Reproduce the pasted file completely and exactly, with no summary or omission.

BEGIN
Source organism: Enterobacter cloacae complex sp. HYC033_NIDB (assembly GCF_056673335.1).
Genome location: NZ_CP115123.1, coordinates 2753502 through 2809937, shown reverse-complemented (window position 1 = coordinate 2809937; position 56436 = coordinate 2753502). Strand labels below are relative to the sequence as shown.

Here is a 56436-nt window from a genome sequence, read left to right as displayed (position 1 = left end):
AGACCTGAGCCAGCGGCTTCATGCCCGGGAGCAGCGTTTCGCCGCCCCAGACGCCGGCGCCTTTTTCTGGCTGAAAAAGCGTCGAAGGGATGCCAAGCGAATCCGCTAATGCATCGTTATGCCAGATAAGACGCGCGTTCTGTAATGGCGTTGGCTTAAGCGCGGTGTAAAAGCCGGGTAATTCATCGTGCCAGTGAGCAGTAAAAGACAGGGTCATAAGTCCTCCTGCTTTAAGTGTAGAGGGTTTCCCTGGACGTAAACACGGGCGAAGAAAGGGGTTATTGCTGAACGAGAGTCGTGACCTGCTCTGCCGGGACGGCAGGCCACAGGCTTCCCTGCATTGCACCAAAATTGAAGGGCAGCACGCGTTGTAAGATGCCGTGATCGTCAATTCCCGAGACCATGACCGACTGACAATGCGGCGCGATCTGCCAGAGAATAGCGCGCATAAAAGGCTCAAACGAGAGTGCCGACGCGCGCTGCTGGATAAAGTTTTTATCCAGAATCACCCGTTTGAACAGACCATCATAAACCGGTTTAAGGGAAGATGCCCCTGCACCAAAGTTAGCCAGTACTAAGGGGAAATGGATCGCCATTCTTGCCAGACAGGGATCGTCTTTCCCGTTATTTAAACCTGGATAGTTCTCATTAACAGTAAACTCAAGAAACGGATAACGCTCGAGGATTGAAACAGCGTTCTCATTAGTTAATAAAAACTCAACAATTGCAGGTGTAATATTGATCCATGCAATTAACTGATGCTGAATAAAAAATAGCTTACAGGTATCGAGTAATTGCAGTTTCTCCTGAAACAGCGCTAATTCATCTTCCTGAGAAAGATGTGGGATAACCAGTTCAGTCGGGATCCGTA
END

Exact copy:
Source organism: Enterobacter cloacae complex sp. HYC033_NIDB (assembly GCF_056673335.1).
Genome location: NZ_CP115123.1, coordinates 2753502 through 2809937, shown reverse-complemented (window position 1 = coordinate 2809937; position 56436 = coordinate 2753502). Strand labels below are relative to the sequence as shown.

Here is a 56436-nt window from a genome sequence, read left to right as displayed (position 1 = left end):
AGACCTGAGCCAGCGGCTTCATGCCCGGGAGCAGCGTTTCGCCGCCCCAGACGCCGGCGCCTTTTTCTGGCTGAAAAAGCGTCGAAGGGATGCCAAGCGAATCCGCTAATGCATCGTTATGCCAGATAAGACGCGCGTTCTGTAATGGCGTTGGCTTAAGCGCGGTGTAAAAGCCGGGTAATTCATCGTGCCAGTGAGCAGTAAAAGACAGGGTCATAAGTCCTCCTGCTTTAAGTGTAGAGGGTTTCCCTGGACGTAAACACGGGCGAAGAAAGGGGTTATTGCTGAACGAGAGTCGTGACCTGCTCTGCCGGGACGGCAGGCCACAGGCTTCCCTGCATTGCACCAAAATTGAAGGGCAGCACGCGTTGTAAGATGCCGTGATCGTCAATTCCCGAGACCATGACCGACTGACAATGCGGCGCGATCTGCCAGAGAATAGCGCGCATAAAAGGCTCAAACGAGAGTGCCGACGCGCGCTGCTGGATAAAGTTTTTATCCAGAATCACCCGTTTGAACAGACCATCATAAACCGGTTTAAGGGAAGATGCCCCTGCACCAAAGTTAGCCAGTACTAAGGGGAAATGGATCGCCATTCTTGCCAGACAGGGATCGTCTTTCCCGTTATTTAAACCTGGATAGTTCTCATTAACAGTAAACTCAAGAAACGGATAACGCTCGAGGATTGAAACAGCGTTCTCATTAGTTAATAAAAACTCAACAATTGCAGGTGTAATATTGATCCATGCAATTAACTGATGCTGAATAAAAAATAGCTTACAGGTATCGAGTAATTGCAGTTTCTCCTGAAACAGCGCTAATTCATCTTCCTGAGAAAGATGTGGGATAACCAGTTCAGTCGGGATCCGTA